Ten-year-old Ruby Starr feels threatened when a new girl arrives in her fifth-grade class and turns everything upside down.
Ruby, a white girl with blonde, curly hair, is an ardent bibliophile who often imagines she’s a character in a book herself. Ruby’s happily ensconced in school with special girlfriends and the Unicorn Book Club she started when new kid Charlotte, also white, appears. Before Ruby realizes what’s happening, Charlotte’s invited to join the Unicorns and Ruby’s best friend seems “gaga” about the new arrival. When Charlotte eschews reading and suggests it would be fun to turn the book club into a drama club, an angry, hurt, and jealous Ruby asks Charlotte if she’s ever even read a book. Immediately regretting her words, Ruby turns to her fictional heroines for inspiration. After accidentally discovering the secret behind Charlotte’s dislike of books, Ruby eventually has a chance to redeem herself. Peppered with references to her favorite books, Ruby’s fresh, humorous, first-person, present-tense account of her fifth-grade traumas, her real and imaginary friendships, and her supportive family rings true. However, the text is frequently abruptly interrupted by Ruby’s dramatic daydreams complete with (uncredited) cartoon illustrations—a distracting and unsuccessful device. Ruby’s world is a largely white one.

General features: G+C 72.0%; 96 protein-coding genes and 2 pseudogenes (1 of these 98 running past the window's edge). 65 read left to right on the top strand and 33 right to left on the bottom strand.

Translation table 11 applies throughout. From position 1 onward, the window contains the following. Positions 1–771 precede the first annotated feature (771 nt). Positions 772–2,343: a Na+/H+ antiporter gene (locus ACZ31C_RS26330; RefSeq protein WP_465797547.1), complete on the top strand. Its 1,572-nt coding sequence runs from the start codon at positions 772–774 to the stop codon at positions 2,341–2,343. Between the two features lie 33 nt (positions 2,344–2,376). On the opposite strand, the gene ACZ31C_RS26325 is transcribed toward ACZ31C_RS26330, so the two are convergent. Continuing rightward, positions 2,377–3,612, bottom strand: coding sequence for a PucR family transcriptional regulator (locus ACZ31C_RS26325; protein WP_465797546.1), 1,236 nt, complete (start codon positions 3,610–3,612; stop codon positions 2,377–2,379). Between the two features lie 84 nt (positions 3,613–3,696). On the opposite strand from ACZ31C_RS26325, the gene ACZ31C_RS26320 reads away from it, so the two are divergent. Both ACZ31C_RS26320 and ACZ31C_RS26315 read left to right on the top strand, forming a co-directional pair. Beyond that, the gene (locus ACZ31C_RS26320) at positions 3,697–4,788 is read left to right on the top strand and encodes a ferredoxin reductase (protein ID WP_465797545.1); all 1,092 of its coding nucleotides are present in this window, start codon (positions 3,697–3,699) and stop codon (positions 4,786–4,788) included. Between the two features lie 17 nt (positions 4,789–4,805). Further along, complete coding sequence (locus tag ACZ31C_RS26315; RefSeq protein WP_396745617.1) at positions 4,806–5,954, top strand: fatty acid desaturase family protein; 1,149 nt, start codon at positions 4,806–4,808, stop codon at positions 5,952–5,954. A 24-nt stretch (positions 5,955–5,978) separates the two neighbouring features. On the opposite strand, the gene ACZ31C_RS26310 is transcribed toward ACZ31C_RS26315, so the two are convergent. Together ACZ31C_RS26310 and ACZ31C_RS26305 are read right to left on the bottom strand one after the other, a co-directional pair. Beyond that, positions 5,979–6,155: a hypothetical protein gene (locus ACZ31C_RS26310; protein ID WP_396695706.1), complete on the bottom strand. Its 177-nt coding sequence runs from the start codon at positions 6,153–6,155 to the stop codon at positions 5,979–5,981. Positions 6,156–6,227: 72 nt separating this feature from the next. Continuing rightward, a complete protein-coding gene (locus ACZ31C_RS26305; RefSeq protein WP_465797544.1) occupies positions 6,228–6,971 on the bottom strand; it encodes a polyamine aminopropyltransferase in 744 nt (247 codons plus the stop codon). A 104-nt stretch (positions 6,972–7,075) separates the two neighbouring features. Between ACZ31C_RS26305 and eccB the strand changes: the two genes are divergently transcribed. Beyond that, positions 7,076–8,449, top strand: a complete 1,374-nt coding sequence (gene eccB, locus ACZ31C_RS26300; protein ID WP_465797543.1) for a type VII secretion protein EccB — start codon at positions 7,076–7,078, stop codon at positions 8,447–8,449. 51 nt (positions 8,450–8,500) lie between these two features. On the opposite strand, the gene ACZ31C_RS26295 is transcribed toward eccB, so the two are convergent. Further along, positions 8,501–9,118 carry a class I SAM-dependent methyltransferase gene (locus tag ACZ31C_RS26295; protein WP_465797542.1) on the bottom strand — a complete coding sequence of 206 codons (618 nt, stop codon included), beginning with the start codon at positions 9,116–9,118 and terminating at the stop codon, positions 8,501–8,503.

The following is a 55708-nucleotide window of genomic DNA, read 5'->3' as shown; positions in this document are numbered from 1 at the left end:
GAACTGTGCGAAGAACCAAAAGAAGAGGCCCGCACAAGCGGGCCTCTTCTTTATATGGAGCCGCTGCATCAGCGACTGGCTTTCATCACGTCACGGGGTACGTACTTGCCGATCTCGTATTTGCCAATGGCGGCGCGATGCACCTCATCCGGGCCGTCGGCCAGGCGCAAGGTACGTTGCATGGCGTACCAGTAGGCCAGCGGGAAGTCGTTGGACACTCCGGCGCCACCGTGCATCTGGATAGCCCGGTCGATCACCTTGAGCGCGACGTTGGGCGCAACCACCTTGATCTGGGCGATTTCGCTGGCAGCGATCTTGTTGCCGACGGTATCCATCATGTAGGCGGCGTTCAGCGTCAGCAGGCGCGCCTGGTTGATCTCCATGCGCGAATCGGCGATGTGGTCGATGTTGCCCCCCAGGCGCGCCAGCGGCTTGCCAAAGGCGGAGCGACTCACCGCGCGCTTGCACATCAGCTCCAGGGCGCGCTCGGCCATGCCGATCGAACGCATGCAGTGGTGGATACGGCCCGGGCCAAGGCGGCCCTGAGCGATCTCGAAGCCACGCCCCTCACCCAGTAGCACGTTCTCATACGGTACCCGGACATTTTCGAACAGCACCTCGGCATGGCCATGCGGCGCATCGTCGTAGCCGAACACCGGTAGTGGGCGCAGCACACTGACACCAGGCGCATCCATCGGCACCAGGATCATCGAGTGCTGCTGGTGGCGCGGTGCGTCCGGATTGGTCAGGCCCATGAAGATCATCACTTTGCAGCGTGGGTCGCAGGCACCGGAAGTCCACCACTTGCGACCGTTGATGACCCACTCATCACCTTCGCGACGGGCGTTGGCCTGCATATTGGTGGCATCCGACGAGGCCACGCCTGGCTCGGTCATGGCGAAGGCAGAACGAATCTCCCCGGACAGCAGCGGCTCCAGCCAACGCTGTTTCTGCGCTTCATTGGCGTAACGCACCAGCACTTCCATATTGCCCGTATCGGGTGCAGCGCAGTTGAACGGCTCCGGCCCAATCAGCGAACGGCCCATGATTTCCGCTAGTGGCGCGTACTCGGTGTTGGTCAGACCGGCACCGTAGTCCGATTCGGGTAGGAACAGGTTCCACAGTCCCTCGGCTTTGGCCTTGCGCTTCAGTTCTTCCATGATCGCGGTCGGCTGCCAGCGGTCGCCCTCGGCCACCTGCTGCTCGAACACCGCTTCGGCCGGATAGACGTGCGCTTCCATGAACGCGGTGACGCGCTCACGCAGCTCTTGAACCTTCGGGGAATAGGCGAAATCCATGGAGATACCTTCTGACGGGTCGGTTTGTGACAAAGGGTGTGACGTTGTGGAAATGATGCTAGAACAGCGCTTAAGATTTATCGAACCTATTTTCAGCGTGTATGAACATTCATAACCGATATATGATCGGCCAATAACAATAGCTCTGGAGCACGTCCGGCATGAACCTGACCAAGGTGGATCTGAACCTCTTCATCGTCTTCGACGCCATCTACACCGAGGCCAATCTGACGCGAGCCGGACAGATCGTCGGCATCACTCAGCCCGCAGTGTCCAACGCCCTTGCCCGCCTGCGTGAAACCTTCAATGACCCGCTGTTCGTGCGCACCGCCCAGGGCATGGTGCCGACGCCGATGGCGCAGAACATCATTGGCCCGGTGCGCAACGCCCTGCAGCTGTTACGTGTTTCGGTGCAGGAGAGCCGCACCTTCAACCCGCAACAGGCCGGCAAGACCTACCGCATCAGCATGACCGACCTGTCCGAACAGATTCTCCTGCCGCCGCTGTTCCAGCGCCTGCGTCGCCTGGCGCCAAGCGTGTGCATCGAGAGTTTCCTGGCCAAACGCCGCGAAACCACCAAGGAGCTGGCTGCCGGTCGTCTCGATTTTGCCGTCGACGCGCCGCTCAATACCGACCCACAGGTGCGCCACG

A mostly amusing saga of primary-school friendships with a clever pro-reading subtext. (Fiction. 8-12)